Ir al contenido principal

Ralsina.Me — El sitio web de Roberto Alsina

This can't be good

Work­ing on my SPF li­brary, I ran in­to a prob­lem. I need­ed to val­i­date a spe­cif­ic el­e­men­t, and the python code is a lit­tle hairy (it splits based on a large reg­ex­p, and it's tricky to con­vert to C).

So, I asked, and was told, maybe you should start from the RFC's gram­mar.

Ok. I am not much in­to gram­mars and parser­s, but what the heck. So I check it. It's a AB­NF gram­mar.

So, I look for the ob­vi­ous thing: a AB­NF pars­er gen­er­a­tor.

There are very few of those, and none of them seems very solid, which is scary, be­cause al­most all the RFC's de­fine ev­ery­thing in terms of AB­NF (ex­cept for some that do worse, and de­fine in pros­e. Did you know there is no for­mal, ver­i­fi­able def­i­ni­tion of what an Ipv6 ad­dress looks like?).

So, af­ter hours of googling...

Any­one knows a good AB­NF pars­er gen­er­a­tor? I am try­ing with ab­n­f2c but it's not strict enough (I am get­ting a pars­er that does­n't work).

Any­one knows why those very im­por­tant doc­u­ments that rule how most of us make a liv­ing/­work/have fun are so ... hazy?

Martin Ellis / 2007-03-04 18:23:

Uhm... perhaps first, you really want something that will tell you what class of grammar you're dealing with?

As far as I know, all the 'compiler-compiler' tools tend to be specific to a particular class of grammar: they'll either generate lexical analysers, LL parsers or LR parsers, or whatever...
I don't think I've ever seen a (useful) tool that will do more than one of things.

Are you're just matching a reg. ex., or is there something trickier going on?

Roberto Alsina / 2007-03-04 18:35:

There's an element called a domain-spec.

It's defined in a ABNF grammar.

The python version of the code validates it by splitting it using a regexp.

If you email me, I can show you the code ( and the ABFN grammar :-)

Martin Ellis / 2007-03-04 19:21:

So, it looks like it's just a regexp.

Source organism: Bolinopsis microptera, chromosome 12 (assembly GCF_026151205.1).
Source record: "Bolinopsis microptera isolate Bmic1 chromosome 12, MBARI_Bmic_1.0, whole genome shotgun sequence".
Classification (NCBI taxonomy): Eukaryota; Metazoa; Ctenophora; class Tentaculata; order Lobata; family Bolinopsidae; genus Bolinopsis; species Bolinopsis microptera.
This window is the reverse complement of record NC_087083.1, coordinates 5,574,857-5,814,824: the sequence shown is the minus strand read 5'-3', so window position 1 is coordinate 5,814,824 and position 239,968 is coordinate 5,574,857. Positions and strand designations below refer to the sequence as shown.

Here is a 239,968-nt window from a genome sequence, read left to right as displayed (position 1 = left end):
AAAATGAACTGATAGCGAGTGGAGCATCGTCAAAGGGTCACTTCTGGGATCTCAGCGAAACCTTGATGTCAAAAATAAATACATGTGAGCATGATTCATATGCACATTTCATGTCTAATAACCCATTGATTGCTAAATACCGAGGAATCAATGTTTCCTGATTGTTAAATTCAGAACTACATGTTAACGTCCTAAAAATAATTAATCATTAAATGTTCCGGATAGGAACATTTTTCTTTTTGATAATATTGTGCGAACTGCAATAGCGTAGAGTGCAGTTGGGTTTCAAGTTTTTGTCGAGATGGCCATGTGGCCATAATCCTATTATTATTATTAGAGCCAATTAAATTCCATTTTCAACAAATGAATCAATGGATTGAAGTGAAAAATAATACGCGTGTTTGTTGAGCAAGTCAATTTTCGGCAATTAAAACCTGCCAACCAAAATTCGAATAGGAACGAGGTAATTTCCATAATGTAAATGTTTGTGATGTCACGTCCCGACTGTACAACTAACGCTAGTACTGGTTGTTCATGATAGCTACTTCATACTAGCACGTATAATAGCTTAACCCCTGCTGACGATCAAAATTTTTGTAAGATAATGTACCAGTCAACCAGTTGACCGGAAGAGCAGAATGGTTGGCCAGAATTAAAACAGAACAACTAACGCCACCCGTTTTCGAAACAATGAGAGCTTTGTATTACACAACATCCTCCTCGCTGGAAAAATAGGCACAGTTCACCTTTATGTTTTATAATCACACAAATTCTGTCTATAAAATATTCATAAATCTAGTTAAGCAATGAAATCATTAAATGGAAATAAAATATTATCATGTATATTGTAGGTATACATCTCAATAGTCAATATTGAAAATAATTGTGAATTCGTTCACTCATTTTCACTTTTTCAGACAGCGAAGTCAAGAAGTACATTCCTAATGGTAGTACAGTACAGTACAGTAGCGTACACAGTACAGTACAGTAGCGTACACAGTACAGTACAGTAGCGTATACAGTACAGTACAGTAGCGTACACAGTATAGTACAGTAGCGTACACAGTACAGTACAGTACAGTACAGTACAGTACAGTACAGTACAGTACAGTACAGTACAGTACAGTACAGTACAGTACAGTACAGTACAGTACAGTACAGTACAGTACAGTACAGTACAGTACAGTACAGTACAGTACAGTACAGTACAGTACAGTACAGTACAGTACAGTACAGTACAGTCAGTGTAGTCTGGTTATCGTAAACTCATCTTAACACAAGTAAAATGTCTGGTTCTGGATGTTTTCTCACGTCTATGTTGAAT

I think you should be able to persuade flex to match the pattern, and use its 'rules' to track which parts of the string correspond to which parts of the grammar.

Perhaps define things like toplabel, delimiter and macro-literal in the definitions section of your flex input, and put domain-spec in the rules section.

It's been about 4 years since I looked at this stuff though - and even then, I was only doing a toy example or two - so I'm a bit hazy on it all too...

Don Hensley / 2007-03-04 19:24:

This will help you see why the RFCs are so fuzzy.

They may well be the first example of a form of Wiki - anyone could comment. Out of the comments came (usually) consensus.

It worked because most of us are going to go with the proposals with merit, and the other ideas sink.

And they are not any kind of mandatory. You can ignore them if you wish (usually a VERY bad idea).


Roberto Alsina / 2007-03-04 19:49:

Martin: I think I found a way to create the parser (just a validating parser, since I already do everything else).

The grammar for this specific element is not terrible complex, so I think I can manage.

Roberto Alsina / 2007-03-04 20:16:

Don: Well, the problem I mention is the proposals are defined using either prose or a grammar for which no good parser seems to exist (hell, the ABNF grammar's grammar is broken, too!)

It would be no harder to propose using, you know, things that are verifiable, so people can know if they are complying to the proposal or not :-)

Contents © 2000-2023 Roberto Alsina